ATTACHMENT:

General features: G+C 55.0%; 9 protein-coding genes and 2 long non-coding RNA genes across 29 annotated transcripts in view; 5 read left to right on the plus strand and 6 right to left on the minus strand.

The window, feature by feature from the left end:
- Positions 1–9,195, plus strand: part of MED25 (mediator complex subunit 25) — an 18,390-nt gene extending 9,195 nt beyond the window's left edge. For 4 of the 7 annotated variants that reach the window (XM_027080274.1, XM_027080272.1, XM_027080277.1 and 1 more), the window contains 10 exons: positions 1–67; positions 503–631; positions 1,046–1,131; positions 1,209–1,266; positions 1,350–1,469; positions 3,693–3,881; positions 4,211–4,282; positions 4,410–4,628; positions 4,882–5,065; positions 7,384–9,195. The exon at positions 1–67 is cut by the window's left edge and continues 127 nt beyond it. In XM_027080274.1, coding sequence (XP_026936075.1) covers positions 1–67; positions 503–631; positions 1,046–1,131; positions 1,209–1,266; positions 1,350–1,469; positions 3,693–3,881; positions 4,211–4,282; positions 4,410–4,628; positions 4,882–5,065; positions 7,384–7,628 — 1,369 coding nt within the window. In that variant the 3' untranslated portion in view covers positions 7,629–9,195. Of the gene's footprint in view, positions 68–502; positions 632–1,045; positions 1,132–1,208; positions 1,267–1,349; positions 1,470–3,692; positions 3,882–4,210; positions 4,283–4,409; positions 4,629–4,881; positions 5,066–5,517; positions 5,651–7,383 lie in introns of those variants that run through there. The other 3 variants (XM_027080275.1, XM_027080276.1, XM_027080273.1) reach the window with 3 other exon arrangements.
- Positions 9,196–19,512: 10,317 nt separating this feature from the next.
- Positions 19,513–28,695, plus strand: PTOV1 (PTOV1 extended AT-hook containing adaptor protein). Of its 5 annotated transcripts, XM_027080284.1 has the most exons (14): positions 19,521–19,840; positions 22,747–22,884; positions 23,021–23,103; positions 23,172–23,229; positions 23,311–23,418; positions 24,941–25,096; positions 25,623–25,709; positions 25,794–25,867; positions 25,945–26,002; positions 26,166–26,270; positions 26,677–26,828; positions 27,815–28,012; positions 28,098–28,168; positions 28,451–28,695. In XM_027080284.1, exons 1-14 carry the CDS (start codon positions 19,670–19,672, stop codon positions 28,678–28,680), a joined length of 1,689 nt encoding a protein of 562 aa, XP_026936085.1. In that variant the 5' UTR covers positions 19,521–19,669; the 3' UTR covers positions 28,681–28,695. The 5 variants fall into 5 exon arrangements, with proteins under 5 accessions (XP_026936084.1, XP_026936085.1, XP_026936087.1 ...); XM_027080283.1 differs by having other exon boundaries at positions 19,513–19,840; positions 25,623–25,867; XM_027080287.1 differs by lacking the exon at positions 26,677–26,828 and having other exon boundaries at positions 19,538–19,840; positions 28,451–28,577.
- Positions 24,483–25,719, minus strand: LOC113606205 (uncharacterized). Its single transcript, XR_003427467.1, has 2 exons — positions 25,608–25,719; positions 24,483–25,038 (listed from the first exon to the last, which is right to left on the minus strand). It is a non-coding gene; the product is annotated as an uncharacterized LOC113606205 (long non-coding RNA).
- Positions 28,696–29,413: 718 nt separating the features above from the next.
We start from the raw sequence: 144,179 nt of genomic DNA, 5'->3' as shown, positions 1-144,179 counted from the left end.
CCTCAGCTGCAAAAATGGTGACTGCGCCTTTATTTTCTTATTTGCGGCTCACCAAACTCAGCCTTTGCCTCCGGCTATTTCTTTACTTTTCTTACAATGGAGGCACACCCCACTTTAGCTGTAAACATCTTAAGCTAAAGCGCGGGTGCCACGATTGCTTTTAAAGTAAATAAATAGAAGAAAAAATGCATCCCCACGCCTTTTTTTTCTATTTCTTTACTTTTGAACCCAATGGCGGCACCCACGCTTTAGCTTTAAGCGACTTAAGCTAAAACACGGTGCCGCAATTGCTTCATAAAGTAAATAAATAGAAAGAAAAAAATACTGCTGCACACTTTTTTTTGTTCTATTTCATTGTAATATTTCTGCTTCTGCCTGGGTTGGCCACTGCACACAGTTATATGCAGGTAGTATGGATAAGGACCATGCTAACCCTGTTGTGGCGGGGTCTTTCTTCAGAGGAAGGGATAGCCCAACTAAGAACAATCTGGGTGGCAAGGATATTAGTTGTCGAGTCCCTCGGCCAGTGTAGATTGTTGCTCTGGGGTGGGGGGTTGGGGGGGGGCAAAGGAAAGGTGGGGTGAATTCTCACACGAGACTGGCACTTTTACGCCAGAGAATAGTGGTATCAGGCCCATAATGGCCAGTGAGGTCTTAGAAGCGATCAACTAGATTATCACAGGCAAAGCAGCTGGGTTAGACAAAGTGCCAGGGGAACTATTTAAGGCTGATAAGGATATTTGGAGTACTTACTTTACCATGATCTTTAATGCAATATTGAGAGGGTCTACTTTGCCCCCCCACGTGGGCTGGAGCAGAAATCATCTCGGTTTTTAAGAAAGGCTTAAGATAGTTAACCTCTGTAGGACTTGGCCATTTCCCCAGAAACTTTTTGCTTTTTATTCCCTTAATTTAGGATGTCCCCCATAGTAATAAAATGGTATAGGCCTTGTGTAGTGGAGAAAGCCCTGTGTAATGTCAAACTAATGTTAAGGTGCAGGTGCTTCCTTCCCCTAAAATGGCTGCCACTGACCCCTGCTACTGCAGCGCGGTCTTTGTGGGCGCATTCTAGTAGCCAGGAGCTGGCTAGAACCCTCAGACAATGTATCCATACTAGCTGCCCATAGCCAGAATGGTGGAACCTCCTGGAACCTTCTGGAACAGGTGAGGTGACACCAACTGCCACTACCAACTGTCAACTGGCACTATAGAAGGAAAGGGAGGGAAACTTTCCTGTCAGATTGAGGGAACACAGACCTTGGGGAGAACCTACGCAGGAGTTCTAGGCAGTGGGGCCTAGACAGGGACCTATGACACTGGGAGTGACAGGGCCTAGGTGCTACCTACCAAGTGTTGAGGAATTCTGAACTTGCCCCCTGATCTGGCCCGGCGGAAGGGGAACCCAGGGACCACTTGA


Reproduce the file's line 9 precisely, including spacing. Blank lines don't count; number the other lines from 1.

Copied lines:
CCTCAGCTGCAAAAATGGTGACTGCGCCTTTATTTTCTTATTTGCGGCTCACCAAACTCAGCCTTTGCCTCCGGCTATTTCTTTACTTTTCTTACAATGGAGGCACACCCCACTTTAGCTGTAAACATCTTAAGCTAAAGCGCGGGTGCCACGATTGCTTTTAAAGTAAATAAATAGAAGAAAAAATGCATCCCCACGCCTTTTTTTTCTATTTCTTTACTTTTGAACCCAATGGCGGCACCCACGCTTTAGCTTTAAGCGACTTAAGCTAAAACACGGTGCCGCAATTGCTTCATAAAGTAAATAAATAGAAAGAAAAAAATACTGCTGCACACTTTTTTTTGTTCTATTTCATTGTAATATTTCTGCTTCTGCCTGGGTTGGCCACTGCACACAGTTATATGCAGGTAGTATGGATAAGGACCATGCTAACCCTGTTGTGGCGGGGTCTTTCTTCAGAGGAAGGGATAGCCCAACTAAGAACAATCTGGGTGGCAAGGATATTAGTTGTCGAGTCCCTCGGCCAGTGTAGATTGTTGCTCTGGGGTGGGGGGTTGGGGGGGGGCAAAGGAAAGGTGGGGTGAATTCTCACACGAGACTGGCACTTTTACGCCAGAGAATAGTGGTATCAGGCCCATAATGGCCAGTGAGGTCTTAGAAGCGATCAACTAGATTATCACAGGCAAAGCAGCTGGGTTAGACAAAGTGCCAGGGGAACTATTTAAGGCTGATAAGGATATTTGGAGTACTTACTTTACCATGATCTTTAATGCAATATTGAGAGGGTCTACTTTGCCCCCCCACGTGGGCTGGAGCAGAAATCATCTCGGTTTTTAAGAAAGGCTTAAGATAGTTAACCTCTGTAGGACTTGGCCATTTCCCCAGAAACTTTTTGCTTTTTATTCCCTTAATTTAGGATGTCCCCCATAGTAATAAAATGGTATAGGCCTTGTGTAGTGGAGAAAGCCCTGTGTAATGTCAAACTAATGTTAAGGTGCAGGTGCTTCCTTCCCCTAAAATGGCTGCCACTGACCCCTGCTACTGCAGCGCGGTCTTTGTGGGCGCATTCTAGTAGCCAGGAGCTGGCTAGAACCCTCAGACAATGTATCCATACTAGCTGCCCATAGCCAGAATGGTGGAACCTCCTGGAACCTTCTGGAACAGGTGAGGTGACACCAACTGCCACTACCAACTGTCAACTGGCACTATAGAAGGAAAGGGAGGGAAACTTTCCTGTCAGATTGAGGGAACACAGACCTTGGGGAGAACCTACGCAGGAGTTCTAGGCAGTGGGGCCTAGACAGGGACCTATGACACTGGGAGTGACAGGGCCTAGGTGCTACCTACCAAGTGTTGAGGAATTCTGAACTTGCCCCCTGATCTGGCCCGGCGGAAGGGGAACCCAGGGACCACTTGA